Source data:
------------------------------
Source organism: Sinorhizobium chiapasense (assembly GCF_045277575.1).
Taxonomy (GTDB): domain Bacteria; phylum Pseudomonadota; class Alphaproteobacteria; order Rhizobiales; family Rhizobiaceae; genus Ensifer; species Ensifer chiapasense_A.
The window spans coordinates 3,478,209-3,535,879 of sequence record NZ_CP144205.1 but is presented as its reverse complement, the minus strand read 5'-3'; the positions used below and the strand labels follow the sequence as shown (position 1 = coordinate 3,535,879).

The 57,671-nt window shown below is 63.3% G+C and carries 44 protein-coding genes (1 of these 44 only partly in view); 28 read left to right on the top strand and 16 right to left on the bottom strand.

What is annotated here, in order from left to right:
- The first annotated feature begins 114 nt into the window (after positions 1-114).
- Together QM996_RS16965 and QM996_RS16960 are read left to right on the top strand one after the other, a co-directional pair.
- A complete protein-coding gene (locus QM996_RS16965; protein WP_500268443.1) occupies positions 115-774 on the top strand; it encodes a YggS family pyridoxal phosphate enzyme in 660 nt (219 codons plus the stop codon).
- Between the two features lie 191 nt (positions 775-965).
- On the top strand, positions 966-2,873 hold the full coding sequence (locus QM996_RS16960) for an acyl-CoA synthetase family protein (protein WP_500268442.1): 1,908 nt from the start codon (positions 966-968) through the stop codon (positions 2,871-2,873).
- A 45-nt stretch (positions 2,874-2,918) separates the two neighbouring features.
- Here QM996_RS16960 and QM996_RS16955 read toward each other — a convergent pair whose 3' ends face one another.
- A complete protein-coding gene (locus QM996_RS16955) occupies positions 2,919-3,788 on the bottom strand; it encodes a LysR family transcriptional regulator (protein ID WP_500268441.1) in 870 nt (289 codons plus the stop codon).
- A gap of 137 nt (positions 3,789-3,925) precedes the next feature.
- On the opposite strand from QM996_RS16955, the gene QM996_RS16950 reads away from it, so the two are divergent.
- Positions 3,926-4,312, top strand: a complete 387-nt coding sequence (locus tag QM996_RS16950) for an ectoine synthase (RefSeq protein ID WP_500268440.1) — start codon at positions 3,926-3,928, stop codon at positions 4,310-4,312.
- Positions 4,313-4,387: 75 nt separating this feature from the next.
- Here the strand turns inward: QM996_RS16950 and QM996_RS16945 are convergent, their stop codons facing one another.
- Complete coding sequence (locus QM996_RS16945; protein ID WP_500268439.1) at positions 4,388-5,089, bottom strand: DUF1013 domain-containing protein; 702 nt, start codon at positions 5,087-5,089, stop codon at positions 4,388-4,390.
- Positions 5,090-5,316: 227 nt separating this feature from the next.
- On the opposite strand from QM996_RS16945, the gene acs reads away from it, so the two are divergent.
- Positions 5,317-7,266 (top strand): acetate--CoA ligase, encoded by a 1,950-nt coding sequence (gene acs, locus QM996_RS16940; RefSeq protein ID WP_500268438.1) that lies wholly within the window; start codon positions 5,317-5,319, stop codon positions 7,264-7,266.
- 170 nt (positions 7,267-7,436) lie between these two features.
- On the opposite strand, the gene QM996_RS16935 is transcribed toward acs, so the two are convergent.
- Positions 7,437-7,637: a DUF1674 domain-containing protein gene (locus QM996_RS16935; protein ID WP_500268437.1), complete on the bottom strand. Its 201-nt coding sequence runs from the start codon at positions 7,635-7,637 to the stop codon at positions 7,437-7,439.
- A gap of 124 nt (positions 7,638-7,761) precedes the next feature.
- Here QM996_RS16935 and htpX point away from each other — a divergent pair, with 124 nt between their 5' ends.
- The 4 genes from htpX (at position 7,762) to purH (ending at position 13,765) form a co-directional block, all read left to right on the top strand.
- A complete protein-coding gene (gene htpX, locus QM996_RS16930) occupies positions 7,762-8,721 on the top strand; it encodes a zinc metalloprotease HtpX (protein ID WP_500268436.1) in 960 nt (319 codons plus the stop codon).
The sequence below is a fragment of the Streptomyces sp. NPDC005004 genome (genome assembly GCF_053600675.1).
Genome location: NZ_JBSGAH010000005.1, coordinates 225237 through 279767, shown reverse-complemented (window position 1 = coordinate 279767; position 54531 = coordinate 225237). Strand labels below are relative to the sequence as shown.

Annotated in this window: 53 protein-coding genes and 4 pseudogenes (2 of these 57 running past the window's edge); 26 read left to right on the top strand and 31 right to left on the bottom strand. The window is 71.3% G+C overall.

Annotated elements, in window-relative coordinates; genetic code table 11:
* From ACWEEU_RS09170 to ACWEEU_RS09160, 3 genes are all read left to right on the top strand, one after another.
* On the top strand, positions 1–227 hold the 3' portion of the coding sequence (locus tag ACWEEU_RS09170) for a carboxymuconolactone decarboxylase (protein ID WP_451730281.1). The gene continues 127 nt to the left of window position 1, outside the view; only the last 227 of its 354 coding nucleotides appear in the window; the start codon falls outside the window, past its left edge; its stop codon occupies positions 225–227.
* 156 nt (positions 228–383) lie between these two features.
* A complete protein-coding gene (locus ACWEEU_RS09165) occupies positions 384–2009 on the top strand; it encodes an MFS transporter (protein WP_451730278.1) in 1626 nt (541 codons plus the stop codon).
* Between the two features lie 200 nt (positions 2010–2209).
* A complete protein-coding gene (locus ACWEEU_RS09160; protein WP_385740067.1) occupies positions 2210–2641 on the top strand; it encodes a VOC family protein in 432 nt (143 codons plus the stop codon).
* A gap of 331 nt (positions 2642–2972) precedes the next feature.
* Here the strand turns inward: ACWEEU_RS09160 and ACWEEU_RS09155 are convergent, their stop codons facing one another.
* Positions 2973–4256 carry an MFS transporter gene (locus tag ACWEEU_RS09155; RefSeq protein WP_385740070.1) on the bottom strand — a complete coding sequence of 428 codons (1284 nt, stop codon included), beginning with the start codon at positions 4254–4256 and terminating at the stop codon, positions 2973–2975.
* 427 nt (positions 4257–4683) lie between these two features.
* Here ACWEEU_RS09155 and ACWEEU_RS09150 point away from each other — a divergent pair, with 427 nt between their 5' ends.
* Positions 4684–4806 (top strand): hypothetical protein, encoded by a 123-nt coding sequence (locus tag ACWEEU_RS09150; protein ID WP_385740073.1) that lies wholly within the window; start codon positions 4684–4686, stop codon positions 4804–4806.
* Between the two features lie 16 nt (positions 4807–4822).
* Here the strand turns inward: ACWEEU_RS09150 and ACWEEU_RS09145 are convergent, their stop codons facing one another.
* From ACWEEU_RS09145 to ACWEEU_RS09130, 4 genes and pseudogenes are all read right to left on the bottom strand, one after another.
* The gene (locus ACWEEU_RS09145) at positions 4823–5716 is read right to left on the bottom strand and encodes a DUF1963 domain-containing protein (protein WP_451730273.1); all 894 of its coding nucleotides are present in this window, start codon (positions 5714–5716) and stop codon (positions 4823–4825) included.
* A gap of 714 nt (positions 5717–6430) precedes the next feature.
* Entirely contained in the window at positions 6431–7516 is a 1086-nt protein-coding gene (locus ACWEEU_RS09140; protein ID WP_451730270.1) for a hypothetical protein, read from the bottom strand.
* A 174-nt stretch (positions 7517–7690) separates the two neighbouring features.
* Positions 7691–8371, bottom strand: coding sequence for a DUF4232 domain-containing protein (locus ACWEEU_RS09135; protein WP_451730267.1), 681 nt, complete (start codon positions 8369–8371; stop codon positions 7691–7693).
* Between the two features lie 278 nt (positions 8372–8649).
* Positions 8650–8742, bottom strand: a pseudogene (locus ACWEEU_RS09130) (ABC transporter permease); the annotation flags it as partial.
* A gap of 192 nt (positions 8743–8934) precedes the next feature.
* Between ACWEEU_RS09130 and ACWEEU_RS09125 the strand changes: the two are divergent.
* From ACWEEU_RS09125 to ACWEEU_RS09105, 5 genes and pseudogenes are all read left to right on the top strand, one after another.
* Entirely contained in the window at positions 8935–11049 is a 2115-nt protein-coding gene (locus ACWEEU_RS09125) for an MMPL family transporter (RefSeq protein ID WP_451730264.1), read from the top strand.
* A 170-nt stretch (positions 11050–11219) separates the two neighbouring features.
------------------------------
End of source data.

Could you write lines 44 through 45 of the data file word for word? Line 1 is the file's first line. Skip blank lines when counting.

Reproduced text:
* Here ACWEEU_RS09155 and ACWEEU_RS09150 point away from each other — a divergent pair, with 427 nt between their 5' ends.
* Positions 4684–4806 (top strand): hypothetical protein, encoded by a 123-nt coding sequence (locus tag ACWEEU_RS09150; protein ID WP_385740073.1) that lies wholly within the window; start codon positions 4684–4686, stop codon positions 4804–4806.